Slowly but surely, David Cameron has moved in a Eurosceptic direction. From not wanting the Conservatives to talk about Europe at all, he has conceded a great deal. First he agreed with his backbenchers that there should be a referendum on Europe and then that that referendum be on the central question of Britain’s fundamental membership. He has since supported efforts to get a referendum bill on the statute book and has replaced a Foreign Secretary who wanted Britain to stay in the EU with one who is prepared to see Britain leave.
This morning’s Times reports (£) that he’s on the brink of another step: he’s ready to say that if negotiations fail he won’t recommend that Britain stay in the EU. It is an essential step for him to take. As The Times argues in its leader column (£), EU leaders are more likely to negotiate seriously if they believe Britain’s membership really is at stake: “The more explicit he is about the risks of failure… the greater will be his chances of success”.
This threat to leave the EU was almost made after Jean-Claude Juncker was installed as incoming president of the European Commission against the wishes of all of Britain’s political leaders. The PM decided against declaring his position then for fear of looking petulant. Mr Cameron will make it clear at an early opportunity, however, that although he intends to succeed in renegotiating Britain’s relationship with the EU he is prepared to countenance Brexit and every EU leader should recognise what is at stake. There is some suggestion that the announcement will be made at next month’s Tory Conference. That would be a shame as it would likely overshadow what should be a focus on a broader Tory offering to blue collar, northern and aspirational voters. The Conservatives should not use their last conference before the general election to talk about Europe.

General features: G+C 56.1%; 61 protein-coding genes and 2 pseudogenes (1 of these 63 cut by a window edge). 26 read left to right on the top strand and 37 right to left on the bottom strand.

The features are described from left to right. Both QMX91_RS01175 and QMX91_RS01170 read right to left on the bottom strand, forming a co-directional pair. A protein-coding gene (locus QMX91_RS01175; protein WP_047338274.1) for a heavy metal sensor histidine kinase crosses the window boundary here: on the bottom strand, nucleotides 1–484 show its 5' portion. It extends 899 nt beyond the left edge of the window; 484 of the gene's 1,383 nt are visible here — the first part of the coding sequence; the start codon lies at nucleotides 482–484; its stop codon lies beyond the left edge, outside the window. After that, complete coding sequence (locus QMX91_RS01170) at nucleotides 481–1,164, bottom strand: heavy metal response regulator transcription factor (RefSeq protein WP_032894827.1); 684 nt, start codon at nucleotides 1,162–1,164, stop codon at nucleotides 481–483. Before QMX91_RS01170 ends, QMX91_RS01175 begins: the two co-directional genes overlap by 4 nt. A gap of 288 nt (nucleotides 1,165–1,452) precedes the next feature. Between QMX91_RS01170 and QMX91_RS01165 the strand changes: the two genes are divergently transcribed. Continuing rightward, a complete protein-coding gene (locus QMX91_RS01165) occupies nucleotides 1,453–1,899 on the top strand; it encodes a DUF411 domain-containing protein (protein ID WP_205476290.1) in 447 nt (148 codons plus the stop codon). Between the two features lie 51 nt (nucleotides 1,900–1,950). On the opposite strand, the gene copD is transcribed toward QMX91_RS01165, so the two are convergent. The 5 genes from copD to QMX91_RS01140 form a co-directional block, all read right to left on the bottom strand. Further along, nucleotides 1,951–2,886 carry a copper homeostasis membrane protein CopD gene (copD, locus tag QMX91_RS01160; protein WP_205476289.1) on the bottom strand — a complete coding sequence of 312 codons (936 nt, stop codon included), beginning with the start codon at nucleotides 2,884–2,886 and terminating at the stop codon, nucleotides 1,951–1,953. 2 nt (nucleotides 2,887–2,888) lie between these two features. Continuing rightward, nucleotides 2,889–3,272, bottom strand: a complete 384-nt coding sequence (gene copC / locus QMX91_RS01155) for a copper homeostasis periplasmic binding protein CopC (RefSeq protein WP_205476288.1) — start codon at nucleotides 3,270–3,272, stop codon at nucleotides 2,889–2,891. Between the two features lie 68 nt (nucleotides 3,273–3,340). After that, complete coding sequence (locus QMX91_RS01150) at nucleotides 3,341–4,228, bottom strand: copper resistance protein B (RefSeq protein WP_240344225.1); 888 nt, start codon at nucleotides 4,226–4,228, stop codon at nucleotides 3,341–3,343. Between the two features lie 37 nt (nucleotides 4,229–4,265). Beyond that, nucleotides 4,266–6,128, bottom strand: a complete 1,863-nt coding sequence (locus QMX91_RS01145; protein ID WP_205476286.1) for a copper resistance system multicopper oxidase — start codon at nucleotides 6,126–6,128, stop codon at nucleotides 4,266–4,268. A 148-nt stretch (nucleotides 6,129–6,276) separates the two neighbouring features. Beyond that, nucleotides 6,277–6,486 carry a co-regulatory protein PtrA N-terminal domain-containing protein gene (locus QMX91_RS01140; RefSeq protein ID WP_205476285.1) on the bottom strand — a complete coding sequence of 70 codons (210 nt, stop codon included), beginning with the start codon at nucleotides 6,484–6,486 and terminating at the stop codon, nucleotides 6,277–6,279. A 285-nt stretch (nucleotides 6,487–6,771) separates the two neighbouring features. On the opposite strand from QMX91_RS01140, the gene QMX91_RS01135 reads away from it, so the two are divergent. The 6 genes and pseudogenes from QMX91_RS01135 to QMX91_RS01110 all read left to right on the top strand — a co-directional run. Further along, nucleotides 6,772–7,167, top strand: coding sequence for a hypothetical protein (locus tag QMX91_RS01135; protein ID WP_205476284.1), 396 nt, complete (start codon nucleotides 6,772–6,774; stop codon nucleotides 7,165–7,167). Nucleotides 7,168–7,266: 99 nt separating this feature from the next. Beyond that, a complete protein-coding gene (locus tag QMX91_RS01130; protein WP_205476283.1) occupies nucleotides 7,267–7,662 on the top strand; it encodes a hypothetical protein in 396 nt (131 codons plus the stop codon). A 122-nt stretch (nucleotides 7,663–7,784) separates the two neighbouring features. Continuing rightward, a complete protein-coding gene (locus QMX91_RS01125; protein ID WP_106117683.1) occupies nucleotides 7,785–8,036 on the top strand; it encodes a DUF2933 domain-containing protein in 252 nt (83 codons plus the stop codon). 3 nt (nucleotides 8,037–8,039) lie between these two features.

David Cameron’s position would be more credible if his journey had appeared to have been voluntary. Instead it often looks like he has been dragged to it by his own backbenchers and by the threat of UKIP. Eurosceptics and supporters of Brexit, in particular, will nonetheless celebrate what they see as a tide of opinion running strongly in their favour. I’m not so optimistic about Britain freeing itself from rule-by-Brussels and I write that as a five-year-old Outer.
The opinion polls suggest that Brexit has only a very narrow lead in opinion polls or no lead at all. That’s not a good position to be in. The business community (including global companies) which supported Euro membership has yet to throw its resources in support of continuing membership. Outers will be subject to vilification and scare stories. Some limited form of renegotiation will be presented as a big deal. Then there is the swing to the status quo that characterises most referenda as “don’t knows” break for the known over the unknown.
Supporters of “Brexit” need to do a lot more to convince people that Britain can flourish as a more independent state – not cut adrift from the EU, as Europhiles suggest, but as part of a free trade arrangement with the EU. One of the lessons of the Scottish referendum campaign is that Alex Salmond was too sketchy about how an independent Scotland would flourish – particularly with regard to the status of the currency. The Outers must be able to clearly and convincingly describe how Britain would survive once the sovereignty of its parliament and courts had been restored.